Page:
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What is Fraud Risk Management?

Article written as part of Fraud Month, which takes place in March every year. We want to keep you informed of any measures that may be relevant or necessary for your business.

Fraud risk management involves assessing the risk of the various types of fraud to which your company is vulnerable, both internally and externally. Fraud risk management is therefore of crucial importance to the financial security and reputation of an organization. Proactive management of this risk is more than advisable, and enables companies to develop a structured and defined approach in the event of exposure to fraudulent activities. It involves identifying, assessing and mitigating fraud-related threats, whether internal or external. As a contractor, it also enables you to carry out fraud prevention activities with your staff, and detect people with malicious intent.

To achieve this, companies implement rigorous internal control systems, such as segregation of duties, hierarchical authorizations and continuous monitoring of financial transactions. Modern technologies such as data analysis and artificial intelligence are playing an increasingly important role in the early detection of complex fraud schemes. In addition, raising employee awareness of fraud risks, through training and communication programs, reinforces collective vigilance and helps prevent incidents of fraud. In short, a proactive and integrated approach to fraud risk management enables companies to safeguard their assets, maintain stakeholder confidence and ensure sustainability in a dynamic and complex business environment.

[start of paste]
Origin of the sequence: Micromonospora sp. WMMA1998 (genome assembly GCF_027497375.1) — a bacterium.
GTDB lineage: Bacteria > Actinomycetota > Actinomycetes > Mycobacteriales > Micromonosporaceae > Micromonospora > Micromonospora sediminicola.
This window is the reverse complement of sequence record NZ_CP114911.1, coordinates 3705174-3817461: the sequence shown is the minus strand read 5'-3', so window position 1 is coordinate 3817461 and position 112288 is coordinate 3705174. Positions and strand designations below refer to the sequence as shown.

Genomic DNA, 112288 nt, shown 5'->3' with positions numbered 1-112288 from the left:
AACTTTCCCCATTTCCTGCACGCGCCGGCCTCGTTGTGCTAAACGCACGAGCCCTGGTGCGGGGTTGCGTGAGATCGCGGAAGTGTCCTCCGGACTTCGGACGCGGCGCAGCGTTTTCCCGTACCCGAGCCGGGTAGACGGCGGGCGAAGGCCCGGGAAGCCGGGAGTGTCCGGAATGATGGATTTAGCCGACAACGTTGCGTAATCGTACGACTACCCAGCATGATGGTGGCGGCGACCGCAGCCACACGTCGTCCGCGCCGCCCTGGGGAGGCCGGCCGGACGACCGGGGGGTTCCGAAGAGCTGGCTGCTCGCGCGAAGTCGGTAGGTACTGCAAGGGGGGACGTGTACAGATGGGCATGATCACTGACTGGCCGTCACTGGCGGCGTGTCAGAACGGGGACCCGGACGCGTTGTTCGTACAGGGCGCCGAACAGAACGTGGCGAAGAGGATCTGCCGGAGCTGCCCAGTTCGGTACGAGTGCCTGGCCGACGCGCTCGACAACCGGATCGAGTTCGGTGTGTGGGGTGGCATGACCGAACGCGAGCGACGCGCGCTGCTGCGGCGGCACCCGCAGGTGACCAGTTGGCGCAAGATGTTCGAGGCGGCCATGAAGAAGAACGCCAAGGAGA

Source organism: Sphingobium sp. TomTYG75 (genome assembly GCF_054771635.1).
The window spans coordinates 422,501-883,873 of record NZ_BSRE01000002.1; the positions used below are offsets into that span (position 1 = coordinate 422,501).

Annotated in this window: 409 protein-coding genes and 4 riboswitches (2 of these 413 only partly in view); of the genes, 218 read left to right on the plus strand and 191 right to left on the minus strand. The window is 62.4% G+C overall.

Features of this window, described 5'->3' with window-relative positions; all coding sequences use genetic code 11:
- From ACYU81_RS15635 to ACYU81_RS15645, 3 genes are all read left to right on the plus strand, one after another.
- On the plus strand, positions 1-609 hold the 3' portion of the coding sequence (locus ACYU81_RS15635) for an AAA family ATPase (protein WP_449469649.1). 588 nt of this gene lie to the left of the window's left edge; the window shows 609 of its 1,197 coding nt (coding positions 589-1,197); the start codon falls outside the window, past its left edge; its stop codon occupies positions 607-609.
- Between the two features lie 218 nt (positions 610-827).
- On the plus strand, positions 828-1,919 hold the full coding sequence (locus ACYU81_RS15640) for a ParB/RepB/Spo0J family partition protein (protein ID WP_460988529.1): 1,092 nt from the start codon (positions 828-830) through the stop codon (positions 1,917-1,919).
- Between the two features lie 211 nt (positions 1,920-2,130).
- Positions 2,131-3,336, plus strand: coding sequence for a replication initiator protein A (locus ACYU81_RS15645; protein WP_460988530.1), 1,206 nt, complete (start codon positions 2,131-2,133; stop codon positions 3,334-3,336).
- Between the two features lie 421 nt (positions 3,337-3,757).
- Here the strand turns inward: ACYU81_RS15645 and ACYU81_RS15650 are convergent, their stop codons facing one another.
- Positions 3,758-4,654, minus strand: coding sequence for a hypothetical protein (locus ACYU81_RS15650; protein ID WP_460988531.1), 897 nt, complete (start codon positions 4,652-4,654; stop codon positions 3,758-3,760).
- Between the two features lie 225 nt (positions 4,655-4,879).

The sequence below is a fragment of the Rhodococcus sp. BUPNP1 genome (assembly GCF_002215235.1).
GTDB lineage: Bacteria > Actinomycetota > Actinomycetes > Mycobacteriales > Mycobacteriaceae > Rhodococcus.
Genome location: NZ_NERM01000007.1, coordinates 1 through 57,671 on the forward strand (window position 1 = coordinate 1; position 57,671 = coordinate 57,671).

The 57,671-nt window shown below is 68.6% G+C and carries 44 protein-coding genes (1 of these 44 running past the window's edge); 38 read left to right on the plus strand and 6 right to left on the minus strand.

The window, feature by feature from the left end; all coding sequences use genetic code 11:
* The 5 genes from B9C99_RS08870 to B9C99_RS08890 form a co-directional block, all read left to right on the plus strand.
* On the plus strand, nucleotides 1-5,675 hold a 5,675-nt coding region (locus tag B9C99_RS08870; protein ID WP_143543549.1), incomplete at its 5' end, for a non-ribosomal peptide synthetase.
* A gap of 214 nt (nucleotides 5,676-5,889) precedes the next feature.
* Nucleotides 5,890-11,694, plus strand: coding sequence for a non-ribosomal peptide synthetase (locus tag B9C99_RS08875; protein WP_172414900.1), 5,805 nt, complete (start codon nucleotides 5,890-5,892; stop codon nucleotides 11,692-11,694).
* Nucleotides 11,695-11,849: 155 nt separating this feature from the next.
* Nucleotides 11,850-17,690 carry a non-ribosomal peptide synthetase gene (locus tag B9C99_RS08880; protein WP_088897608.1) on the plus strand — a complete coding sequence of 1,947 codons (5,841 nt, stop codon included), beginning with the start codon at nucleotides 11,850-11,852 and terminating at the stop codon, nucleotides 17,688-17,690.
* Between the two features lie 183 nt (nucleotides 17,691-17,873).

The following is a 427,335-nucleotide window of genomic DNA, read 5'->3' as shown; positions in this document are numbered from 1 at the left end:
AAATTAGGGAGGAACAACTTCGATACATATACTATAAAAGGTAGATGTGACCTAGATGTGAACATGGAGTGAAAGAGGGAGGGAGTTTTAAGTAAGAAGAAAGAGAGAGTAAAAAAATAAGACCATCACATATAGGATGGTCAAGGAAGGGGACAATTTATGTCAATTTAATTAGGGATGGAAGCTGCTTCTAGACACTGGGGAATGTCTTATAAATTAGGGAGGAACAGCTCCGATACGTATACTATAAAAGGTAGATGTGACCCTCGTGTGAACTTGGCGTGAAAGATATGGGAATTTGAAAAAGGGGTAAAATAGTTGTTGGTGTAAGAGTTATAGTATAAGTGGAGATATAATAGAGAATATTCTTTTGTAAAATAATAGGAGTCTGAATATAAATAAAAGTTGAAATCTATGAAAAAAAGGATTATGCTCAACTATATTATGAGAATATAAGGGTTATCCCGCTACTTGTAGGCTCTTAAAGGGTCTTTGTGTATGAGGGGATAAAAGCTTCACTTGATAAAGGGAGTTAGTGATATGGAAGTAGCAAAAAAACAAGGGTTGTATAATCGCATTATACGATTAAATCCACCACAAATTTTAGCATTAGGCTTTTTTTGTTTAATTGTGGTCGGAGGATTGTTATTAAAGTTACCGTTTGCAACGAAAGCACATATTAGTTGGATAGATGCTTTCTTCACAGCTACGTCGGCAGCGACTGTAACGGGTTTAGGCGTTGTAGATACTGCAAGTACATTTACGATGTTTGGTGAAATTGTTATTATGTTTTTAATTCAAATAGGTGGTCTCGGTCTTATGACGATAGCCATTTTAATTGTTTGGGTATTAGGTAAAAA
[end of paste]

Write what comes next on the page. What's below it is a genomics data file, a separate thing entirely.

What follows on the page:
Guide: What is Fraud Risk?

First and foremost, fraud risk refers to the possibility that a person or entity may commit fraudulent acts with the aim of illegally obtaining financial benefits, assets or other resources. Fraud generally involves the deception, manipulation or concealment of information with the aim of causing financial loss to another party. Fraud can take many forms, including document forgery, bribery, identity theft, counterfeiting, embezzlement and online scams. Fraud risks can occur both inside and outside a company, involving both employees and external parties such as suppliers, customers or other third parties. Companies implement prevention, detection and response measures to minimize these risks and protect their assets, reputation and financial viability.